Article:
New AHRC report on grassroots philosophy

Here is a new report I wrote on the rise of grassroots philosophy clubs.

A very brief executive summary:

– There are more and more grassroots philosophy clubs all over the world, including 850 philosophy clubs just on, which have a combined membership of 125,000. There are also Socrates Cafes, Skeptics in the Pub, Cafe Philos, and a myriad of debating clubs, discussion groups and ideas salons. And there are a growing number of commercial organisers of ideas events, such as the School of Life and the Idler Academy in London, Brandstof in Amsterdam, TED and Big Ideas on the net, as well as philosophy festivals like Amsterdam’s Month of Philosophy and the UK’s How The Light Gets In.

– People go to clubs for lots of reasons, including learning, sociability, the desire for community and belonging, and to find new ways to think about how to live.

– I suggest the growth of philosophy clubs is usefully situated in the rise of the ‘mass intelligentsia’ – a growing demographic of intelligent people who, while not necessarily working in academia, have the desire and capacity for complex culture, and happily give up their leisure both to consume it and to discuss it. This demographic appeared from the 1960s on, as a result of the expansion of higher education. Some of the theorists for this concept include Daniel Bell, Richard Flacks, Charles Taylor and Jonathan Rose. I discuss this concept in the report, and have also written more journalistically about it here. There was also an excellent Intelligent Life article on the concept back in 2008, which you can read here.

– Grassroots philosophy clubs can be ‘anti-academic’, in so far as they’re a form of philosophy outside of traditional academic confines, in the wider community. They’re often more informal, participatory, personal, and irreverent. However, the dichotomy of street philosophy versus academic philosophy is limiting and ultimately unhelpful – many grassroots clubs are run by academic philosophers, or invite them to speak, and some have strong links with universities. I suggest that grassroots philosophy and academic philosophy need each other – academic philosophy without the grassroots risks becoming irrelevant, while grassroots philosophy without academia risks becoming incoherent.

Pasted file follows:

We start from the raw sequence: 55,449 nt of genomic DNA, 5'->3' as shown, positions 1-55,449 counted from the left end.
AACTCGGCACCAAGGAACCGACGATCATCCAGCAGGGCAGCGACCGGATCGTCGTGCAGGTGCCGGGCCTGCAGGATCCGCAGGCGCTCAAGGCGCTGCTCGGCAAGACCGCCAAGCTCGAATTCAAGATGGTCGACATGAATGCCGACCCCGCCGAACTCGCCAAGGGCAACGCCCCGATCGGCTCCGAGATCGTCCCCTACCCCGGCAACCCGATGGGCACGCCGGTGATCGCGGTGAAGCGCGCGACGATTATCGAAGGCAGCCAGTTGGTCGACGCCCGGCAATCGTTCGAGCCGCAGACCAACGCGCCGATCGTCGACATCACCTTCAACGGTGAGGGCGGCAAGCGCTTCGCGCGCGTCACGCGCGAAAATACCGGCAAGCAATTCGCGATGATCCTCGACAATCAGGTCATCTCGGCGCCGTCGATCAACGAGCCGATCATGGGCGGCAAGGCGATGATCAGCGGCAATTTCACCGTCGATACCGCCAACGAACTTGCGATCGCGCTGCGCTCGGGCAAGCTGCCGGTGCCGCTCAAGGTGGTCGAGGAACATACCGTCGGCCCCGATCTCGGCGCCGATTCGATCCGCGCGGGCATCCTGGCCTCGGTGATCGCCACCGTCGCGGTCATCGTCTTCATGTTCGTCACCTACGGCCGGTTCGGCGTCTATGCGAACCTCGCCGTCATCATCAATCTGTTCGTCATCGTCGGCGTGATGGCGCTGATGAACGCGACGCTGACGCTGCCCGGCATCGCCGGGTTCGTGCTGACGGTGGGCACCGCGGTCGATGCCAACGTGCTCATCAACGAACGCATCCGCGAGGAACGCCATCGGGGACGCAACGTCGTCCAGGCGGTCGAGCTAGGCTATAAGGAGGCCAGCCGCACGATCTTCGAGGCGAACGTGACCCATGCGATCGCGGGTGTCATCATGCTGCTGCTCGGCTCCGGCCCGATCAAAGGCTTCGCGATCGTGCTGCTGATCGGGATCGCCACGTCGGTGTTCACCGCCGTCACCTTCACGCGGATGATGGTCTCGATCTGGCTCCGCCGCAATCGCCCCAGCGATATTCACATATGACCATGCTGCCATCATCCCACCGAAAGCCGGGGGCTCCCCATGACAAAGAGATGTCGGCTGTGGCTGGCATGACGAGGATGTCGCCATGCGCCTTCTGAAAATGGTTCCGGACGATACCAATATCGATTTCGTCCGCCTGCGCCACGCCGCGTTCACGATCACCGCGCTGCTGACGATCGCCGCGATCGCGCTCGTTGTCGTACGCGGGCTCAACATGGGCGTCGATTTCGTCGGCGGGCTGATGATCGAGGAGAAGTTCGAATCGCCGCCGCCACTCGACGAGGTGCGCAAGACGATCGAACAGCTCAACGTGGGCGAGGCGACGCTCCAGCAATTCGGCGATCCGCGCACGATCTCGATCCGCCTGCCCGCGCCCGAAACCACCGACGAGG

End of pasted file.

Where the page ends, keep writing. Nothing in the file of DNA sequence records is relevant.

– We set up a website for the report, The Philosophy Hub, which has a map where people can register their local group and advertise events. There’s also lots of useful resources on the site about grassroots clubs. If you’re involved with a club, it would be great if you added it to the map, and spread the word.

– We held a seminar on grassroots philosophy at Queen Mary last month, with participants including people from SAPERE, Philosophy For All, Skeptics in the Pub and Pub Psychology and other groups. You can watch their talks on this YouTube playlist.¬†¬†There are also some articles on grassroots philosophy in the upcoming issue of The Philosopher’s Magazine.

– This is an ongoing research interest of mine, so please get in touch if you’re involved with grassroots philosophy projects which I could write about for The Philosophy Hub’s blog. And a big thank you to Thomas Dixon, my supervisor at the Centre, for helping me with this project.

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